Rethinking doctoral education and careers
The aﬀairs of universities and their inhabitants might not amount to a hill of beans in this crazy world, but they are still important to us and – I would argue – to the society that supports us, sends us their children to educate, and hires our students. Universities are among the most respected and protected institutions in our society, even in such diﬃcult economic times, and we owe it to ourselves and our students to reﬂect carefully on our mission, successes, and failures. As a lifer who has served more than forty years in the ﬁeld of communication
studies, but also, as most academics these days, with an appreciation for the value of inter-and cross-disciplinary scholarship, I focus here on the strengths and weaknesses of the academy, with some attention to my own discipline so as to rethink doctoral trajectories more broadly. The time is right for such a re-evaluation, and I propose three distinct but related directions for rethinking doctoral education:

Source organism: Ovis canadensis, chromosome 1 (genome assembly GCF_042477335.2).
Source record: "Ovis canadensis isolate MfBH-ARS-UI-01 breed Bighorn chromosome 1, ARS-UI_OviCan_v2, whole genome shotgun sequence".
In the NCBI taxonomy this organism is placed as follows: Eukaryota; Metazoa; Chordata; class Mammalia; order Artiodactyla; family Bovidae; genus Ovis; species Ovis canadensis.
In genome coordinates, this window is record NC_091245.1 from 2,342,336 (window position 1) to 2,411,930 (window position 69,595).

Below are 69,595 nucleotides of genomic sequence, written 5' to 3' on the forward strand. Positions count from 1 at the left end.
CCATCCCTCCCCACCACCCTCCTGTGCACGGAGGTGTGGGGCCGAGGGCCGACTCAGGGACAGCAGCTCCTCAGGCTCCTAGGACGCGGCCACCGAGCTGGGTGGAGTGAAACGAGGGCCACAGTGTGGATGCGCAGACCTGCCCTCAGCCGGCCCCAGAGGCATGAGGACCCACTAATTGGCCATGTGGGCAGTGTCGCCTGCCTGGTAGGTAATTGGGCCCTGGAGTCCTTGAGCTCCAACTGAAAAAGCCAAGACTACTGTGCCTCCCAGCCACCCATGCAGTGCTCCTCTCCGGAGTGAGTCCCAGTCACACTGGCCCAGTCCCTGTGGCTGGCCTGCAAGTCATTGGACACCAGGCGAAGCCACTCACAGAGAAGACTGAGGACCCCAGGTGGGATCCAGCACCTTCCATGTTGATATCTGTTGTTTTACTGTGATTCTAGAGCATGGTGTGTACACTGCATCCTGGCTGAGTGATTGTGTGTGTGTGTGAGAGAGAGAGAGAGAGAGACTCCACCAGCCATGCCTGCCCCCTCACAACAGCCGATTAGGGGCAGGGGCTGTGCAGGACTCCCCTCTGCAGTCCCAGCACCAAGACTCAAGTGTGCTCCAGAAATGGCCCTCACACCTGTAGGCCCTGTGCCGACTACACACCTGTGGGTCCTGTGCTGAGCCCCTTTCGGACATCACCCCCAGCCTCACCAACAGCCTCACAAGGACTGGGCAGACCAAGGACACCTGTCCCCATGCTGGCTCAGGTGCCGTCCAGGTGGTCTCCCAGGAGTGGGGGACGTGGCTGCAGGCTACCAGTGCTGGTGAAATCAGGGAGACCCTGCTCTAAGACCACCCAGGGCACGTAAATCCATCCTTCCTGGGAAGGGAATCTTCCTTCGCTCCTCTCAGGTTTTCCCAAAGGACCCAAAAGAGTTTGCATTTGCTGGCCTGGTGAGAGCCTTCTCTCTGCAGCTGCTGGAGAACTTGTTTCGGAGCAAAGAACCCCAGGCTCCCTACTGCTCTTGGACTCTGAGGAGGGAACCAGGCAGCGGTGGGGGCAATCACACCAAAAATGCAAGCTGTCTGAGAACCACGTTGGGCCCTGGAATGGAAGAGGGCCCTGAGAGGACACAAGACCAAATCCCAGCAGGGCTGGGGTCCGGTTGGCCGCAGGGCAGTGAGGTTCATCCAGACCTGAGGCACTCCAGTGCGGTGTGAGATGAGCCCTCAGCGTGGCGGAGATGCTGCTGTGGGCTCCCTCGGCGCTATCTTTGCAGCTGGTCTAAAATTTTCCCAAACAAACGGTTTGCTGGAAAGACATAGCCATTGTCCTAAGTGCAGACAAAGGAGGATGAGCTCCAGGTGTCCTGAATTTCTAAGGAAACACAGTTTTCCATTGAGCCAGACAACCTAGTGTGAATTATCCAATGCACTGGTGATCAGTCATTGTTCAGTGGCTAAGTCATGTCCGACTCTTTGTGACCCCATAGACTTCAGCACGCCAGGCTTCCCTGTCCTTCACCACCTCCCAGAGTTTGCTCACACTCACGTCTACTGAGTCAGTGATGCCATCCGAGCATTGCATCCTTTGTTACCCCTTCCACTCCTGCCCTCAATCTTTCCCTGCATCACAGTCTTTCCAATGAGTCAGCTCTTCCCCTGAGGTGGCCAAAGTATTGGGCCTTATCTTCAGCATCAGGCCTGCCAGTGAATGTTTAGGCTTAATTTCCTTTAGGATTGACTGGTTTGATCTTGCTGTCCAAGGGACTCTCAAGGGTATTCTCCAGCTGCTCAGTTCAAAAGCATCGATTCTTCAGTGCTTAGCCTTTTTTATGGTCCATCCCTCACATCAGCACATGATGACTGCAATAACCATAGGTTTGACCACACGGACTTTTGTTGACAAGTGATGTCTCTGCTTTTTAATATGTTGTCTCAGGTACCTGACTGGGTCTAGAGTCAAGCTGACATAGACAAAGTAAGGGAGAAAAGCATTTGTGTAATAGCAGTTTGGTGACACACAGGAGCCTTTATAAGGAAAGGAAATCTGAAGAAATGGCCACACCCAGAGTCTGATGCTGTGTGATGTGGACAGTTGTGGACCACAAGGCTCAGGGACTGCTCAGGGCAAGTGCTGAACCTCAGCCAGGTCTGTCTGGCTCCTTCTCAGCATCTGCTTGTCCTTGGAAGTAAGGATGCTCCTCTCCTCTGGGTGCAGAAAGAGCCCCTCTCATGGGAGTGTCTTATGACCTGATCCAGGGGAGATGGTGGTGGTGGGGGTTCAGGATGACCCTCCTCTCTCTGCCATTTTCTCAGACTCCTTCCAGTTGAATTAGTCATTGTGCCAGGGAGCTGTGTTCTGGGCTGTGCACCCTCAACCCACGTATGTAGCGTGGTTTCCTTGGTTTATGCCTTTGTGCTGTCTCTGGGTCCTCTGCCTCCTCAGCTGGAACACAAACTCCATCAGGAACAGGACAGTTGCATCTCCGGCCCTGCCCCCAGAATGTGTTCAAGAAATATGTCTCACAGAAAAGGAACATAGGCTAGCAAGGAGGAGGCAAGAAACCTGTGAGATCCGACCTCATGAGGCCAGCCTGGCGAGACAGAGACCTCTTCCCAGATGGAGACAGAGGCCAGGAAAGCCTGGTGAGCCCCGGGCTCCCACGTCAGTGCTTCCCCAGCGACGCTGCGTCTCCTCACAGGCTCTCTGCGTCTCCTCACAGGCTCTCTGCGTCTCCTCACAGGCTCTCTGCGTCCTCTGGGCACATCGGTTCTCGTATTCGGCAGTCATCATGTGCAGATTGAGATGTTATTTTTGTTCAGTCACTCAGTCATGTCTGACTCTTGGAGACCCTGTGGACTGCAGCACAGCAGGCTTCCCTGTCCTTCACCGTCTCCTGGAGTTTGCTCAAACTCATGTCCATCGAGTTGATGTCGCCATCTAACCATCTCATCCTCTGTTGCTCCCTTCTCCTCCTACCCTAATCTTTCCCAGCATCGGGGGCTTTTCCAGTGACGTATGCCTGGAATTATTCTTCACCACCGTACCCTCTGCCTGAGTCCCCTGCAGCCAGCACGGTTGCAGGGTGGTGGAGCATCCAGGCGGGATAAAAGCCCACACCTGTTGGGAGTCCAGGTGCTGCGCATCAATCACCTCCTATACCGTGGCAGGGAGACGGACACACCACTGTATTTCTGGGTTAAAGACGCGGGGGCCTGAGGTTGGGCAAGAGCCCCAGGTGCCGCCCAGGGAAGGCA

1. the rediscovery of relevance, or the return of the repressed; 2. the expansion of our deﬁnitions and criteria for scholarship to encompass more
public engagement; 3. the broadening of our vision of career paths for our doctoral students.